A few weeks ago, kayfabe Raw General Manager Mick Foley found himself in some very non-kayfabe trouble for breaking kayfabe. Screengrabs emerged of him engaged in a Twitter direct message exchange with a fan who wasn’t happy that WWE Raw wasn’t devoting enough time to pushing Emma, who had not been seen at all since the brand extension. Although many had an overblown reaction and suggested that he was burying Emma, in essence the “Hardcore Legend” was simply saying that with bustling, busy women’s division on Raw, now was the worst possible time to start pushing Emma.
With the emergence of the “Emmalina” repackaging promos on Raw, one thing is clear — Foley was right.
At present, WWE is still in the process of expanding its women’s division. Needless to say it has done incredibly well with the Women’s Championship scene on both shows over the past few months, with the matches invariably being excellent and the airtime palpable, befitting, and progressive. In the first few months of that revolution, though, creative wasn’t doing such an excellent job of establishing and developing a strong mid-card. It exists now, and they’re making positive steps towards it — Bayley, Dana Brooke and Nia Jax are finding their place on the card in a way that doesn’t require them to come out and have a war of words with Charlotte every single week, while SmackDown is doing its duty with the ever intriguing, vicious showdowns between Carmella and Nikki Bella.
But they aren’t perfect — they are still ongoing, and they need to be seen through to their completion so that the newer main roster stars they’re growing can get the attention and airtime to establish themselves as mainstays on the roster.
Throwing Emma into the mix, especially via the route that WWE is currently taking, will only detract from that, and lead to the exposure on offer being ever more thinly spread. Since the beginning of October, Raw has been airing glamorous, beauty “makeover” themed vignettes for a repackaged Emmalina. That’s over a month, and if there’s one thing that Curt Hawkins’ disastrous debut on SmackDown has taught us, it’s not a bunch of facts about Chuck Norris re-attributed to Hawkins, it’s that running video packages for weeks on end that attempt to put over a vague gimmick just don’t work.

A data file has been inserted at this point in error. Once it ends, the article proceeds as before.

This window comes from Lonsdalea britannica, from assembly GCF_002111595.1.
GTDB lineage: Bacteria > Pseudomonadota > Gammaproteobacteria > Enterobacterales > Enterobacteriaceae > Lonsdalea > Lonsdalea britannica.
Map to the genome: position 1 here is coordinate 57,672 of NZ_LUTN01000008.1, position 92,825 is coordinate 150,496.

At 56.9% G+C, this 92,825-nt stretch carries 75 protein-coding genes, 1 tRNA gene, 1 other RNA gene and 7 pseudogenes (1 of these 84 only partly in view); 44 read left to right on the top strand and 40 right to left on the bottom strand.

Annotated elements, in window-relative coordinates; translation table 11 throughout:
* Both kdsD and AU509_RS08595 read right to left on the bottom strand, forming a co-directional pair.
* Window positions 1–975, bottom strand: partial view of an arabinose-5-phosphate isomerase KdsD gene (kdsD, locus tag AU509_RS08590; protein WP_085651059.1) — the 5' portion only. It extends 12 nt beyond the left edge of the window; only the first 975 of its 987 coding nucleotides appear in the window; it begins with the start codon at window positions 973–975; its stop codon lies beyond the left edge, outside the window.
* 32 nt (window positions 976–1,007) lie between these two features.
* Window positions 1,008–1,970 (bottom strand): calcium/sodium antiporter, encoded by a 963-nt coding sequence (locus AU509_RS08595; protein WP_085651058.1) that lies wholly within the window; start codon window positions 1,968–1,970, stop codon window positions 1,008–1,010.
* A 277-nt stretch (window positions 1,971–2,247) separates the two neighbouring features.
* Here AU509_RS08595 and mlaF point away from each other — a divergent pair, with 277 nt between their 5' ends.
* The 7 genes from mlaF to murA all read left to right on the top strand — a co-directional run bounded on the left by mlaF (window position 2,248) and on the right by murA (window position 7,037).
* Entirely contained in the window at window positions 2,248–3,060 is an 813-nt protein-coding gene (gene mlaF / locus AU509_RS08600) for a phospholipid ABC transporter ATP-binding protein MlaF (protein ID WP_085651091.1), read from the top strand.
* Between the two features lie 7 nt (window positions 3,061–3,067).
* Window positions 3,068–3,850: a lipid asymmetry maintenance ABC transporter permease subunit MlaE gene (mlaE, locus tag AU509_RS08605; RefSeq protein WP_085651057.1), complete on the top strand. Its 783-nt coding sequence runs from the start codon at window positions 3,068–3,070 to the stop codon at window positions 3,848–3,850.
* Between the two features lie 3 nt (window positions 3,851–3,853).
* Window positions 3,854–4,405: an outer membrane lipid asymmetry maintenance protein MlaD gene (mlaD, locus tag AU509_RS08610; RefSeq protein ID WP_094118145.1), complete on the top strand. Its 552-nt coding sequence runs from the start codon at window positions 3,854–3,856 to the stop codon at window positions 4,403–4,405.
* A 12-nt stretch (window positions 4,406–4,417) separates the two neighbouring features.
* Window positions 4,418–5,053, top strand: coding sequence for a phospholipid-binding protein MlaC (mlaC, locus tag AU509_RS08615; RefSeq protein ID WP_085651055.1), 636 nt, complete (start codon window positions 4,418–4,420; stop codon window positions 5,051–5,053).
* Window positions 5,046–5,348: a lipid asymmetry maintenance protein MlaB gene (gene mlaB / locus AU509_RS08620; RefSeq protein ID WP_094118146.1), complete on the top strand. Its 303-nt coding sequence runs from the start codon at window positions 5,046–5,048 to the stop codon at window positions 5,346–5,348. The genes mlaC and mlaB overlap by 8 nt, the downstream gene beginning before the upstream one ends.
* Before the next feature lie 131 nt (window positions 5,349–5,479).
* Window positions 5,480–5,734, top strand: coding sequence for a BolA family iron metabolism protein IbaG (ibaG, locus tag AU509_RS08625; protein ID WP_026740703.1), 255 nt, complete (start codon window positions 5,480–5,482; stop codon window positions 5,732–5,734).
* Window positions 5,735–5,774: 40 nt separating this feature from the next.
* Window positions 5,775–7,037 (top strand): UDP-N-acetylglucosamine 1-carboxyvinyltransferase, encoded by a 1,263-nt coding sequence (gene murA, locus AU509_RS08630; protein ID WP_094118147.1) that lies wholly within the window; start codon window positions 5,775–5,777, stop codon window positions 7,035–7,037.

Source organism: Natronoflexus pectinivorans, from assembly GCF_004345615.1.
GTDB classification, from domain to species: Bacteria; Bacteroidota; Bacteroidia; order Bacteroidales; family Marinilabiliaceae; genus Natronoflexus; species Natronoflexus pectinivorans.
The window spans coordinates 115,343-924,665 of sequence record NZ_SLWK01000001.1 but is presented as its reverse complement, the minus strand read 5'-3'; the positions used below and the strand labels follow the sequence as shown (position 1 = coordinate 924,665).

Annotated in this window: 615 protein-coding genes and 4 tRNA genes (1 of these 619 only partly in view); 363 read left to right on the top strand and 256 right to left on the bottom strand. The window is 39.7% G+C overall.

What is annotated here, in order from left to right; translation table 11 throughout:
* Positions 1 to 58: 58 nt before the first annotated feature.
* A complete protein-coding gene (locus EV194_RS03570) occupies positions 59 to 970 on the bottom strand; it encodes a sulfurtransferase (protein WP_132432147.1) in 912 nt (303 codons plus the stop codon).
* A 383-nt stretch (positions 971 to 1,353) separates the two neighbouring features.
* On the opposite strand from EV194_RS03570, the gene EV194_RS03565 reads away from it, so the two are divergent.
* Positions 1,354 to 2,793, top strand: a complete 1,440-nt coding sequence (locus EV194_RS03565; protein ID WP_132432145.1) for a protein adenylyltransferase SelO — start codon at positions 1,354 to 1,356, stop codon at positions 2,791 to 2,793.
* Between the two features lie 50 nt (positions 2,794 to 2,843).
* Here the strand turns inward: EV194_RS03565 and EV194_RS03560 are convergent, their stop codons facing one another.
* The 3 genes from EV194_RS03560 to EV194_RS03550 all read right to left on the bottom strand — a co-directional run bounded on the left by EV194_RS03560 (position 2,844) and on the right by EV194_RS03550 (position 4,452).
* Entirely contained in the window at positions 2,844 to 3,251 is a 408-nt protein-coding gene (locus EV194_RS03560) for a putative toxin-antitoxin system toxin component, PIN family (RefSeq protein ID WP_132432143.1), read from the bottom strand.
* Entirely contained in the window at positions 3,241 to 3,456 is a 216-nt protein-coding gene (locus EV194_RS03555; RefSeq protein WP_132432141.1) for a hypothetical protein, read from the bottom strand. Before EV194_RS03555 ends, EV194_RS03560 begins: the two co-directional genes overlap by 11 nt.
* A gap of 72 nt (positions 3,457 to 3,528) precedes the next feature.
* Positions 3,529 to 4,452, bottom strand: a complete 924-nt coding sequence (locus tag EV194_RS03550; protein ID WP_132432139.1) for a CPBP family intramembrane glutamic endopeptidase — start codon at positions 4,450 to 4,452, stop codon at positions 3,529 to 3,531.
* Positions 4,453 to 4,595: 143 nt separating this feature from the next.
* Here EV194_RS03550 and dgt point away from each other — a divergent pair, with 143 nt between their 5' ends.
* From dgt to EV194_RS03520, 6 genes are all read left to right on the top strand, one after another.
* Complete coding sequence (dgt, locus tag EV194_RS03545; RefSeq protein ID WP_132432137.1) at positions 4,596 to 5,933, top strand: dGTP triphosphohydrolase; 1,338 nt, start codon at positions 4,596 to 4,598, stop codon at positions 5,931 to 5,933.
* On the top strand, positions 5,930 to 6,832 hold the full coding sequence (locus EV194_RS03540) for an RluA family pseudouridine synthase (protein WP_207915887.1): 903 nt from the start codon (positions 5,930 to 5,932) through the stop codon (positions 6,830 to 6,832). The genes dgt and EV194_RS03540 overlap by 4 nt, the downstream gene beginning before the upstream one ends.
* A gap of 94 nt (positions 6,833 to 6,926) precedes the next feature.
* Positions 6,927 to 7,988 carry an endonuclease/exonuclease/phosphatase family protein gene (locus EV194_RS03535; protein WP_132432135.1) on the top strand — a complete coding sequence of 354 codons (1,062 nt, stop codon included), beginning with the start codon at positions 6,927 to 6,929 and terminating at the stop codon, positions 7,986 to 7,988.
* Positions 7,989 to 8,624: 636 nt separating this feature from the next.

Emma is already long forgotten to WWE audiences. She doesn’t have the post-NXT velocity that the likes of Nia Jax and Bayley had going for them, nor is she a world famous indie star that hype has been organically brewing over, as was the case with AJ Styles.
When you look at WWE’s recent history of hugely popular signings and main roster elevations (and there are enough of them to fill a phonebook for this year alone), have any of them really followed the same patter as the likes of Curt Hawkins and Emma(lina)? Have any of them had video packages desperately trying to create a gimmick when it’s only the star’s trajectory and in-ring awesomeness that is going to get fans jumping out of their chairs when the music finally hits? No. No one cares about tanks driving Curt Hawkins or the new fragrance from Emma. They care about someone they want to see debuting in an important spot. If they wanted Emma or Hawkins to debut at the top of their game (and the card), they should have beefed them back up in NXT, or re-introduced them with less fanfare and in a more unexpected way.
So, WWE once again finds itself backed into a creative corner. If it introduce Emma now, she’s going to be utterly lost in the shuffle while the women’s team at Survivor Series calibrates itself and whips up its tensions. If they introduce her after Survivor Series, then what little enthusiasm there is for those overproduced promos will have already been sucked bone dry.